In recent years, we've seen a rise in the number of people with negative equity in their cars. According to Edmunds.com, in 2012, only about 23 percent of cars traded in were worth less than what was owed on them. In the last quarter of 2017, 32.5 percent of traded-in vehicles had negative equity. It's also important to note that the amount of negative equity has also increased, up from $4,500 in 2015 to $5,100 in 2017.
How does negative equity happen? How to avoid it?
1. Depreciation. A new car loses 25% of its value in its first year. This means that after the first 12 months, you already owe more than the car is worth, offset only by the amount of down payment you made. Tip: make a more substantial down payment.
2. Paying too much for your car. Many car buyers are "payment shoppers" for whom a good deal is all about the monthly payment, without keeping an eye on the actual price of the vehicle. You may consider a payment to be affordable, but in reality you paid $2,000 to $4,000 more for the car over MSRP. Tip: Negotiate base on price and shoot for an amount less than MSRP.
3. Carry-overs of past negative equity. In California, we like to change cars every three years or so, and dealers/finance companies make it easy by giving us the option to carry over negative equity to the new car loan. This'll put the buyer in a state of negative equity from Day One! The bad news is, it'll only get larger as the car depreciates.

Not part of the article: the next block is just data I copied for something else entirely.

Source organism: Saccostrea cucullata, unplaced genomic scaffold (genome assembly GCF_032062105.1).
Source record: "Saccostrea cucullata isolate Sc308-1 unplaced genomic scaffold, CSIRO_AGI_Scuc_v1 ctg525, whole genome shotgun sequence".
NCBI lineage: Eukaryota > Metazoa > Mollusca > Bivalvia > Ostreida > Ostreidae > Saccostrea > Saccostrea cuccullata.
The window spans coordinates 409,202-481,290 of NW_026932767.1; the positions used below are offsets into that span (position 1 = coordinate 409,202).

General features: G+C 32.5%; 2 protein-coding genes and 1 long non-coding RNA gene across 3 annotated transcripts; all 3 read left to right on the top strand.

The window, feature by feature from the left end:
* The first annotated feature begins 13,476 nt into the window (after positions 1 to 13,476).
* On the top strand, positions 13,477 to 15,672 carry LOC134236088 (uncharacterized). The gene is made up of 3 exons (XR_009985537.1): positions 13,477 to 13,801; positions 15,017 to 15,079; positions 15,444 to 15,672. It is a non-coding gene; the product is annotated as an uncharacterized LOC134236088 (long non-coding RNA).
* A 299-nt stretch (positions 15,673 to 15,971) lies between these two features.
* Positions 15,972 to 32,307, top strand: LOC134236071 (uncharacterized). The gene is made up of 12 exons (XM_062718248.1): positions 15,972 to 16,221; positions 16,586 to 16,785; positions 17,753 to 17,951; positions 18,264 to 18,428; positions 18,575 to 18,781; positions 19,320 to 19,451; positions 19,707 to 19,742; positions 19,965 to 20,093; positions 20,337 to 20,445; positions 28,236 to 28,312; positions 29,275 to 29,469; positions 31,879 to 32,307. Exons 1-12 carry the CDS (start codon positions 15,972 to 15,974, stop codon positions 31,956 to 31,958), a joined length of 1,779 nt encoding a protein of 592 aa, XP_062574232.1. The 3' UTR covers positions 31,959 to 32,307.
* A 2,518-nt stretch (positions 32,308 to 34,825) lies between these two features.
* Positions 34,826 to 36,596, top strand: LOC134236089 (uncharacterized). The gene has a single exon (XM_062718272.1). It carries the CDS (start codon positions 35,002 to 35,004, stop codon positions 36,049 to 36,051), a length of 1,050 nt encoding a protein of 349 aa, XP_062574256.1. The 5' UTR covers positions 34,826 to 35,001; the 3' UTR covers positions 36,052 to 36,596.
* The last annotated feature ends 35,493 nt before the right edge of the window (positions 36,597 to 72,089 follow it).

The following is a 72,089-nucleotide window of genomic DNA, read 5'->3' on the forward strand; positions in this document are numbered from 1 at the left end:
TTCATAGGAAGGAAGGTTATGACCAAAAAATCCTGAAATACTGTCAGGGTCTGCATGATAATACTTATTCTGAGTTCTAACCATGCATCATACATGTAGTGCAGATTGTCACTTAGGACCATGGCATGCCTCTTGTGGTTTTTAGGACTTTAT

It plays out like this: You owe $18,000 but your car is worth $15,000 as a trade. You still owe the negative equity of $3,000. You have to pay that $3,000 out of pocket to make the trade happen, but lucky you, because the dealer gives you the option of carrying over that amount to the new loan. In effect, the lender will finance the $3,000 negative equity for approximately $50-$60 a month ( $20 per thousand financed) on top of your new car payments. Tip: Stick to your car until what you owe is equal to what it is worth, which could be a lot longer than you want, but you'll come out with a clean slate and start a new loan free of past balances. Also, paying the balance out of pocket, increasing the amount of your down payment, or selling our car to a private party.
I mentioned earlier that one way to offset depreciation is to make a larger down payment (20% or more is recommended). This will also achieve a couple of things: 1) You"ll get a better (lower) interest rate, 2) you'll have lower monthly payments, and 3) you could pay off the car sooner.
Another way is to buy or lease a vehicle with a large rebate. Nissan offered a $10,000 rebate for their Titan XD during the end-of-model-year clearance last year. The Ford Focus came with a rebate of up to $5,500, as did Volvo's XC60 and X90. These makes and models may not have made your top three list, but consider what wonders their rebates could do for your overall situation.
Final Word of Advice: Try not to get into an endless cycle of negative equity carry-overs. If you're already in it, make a plan to get out.
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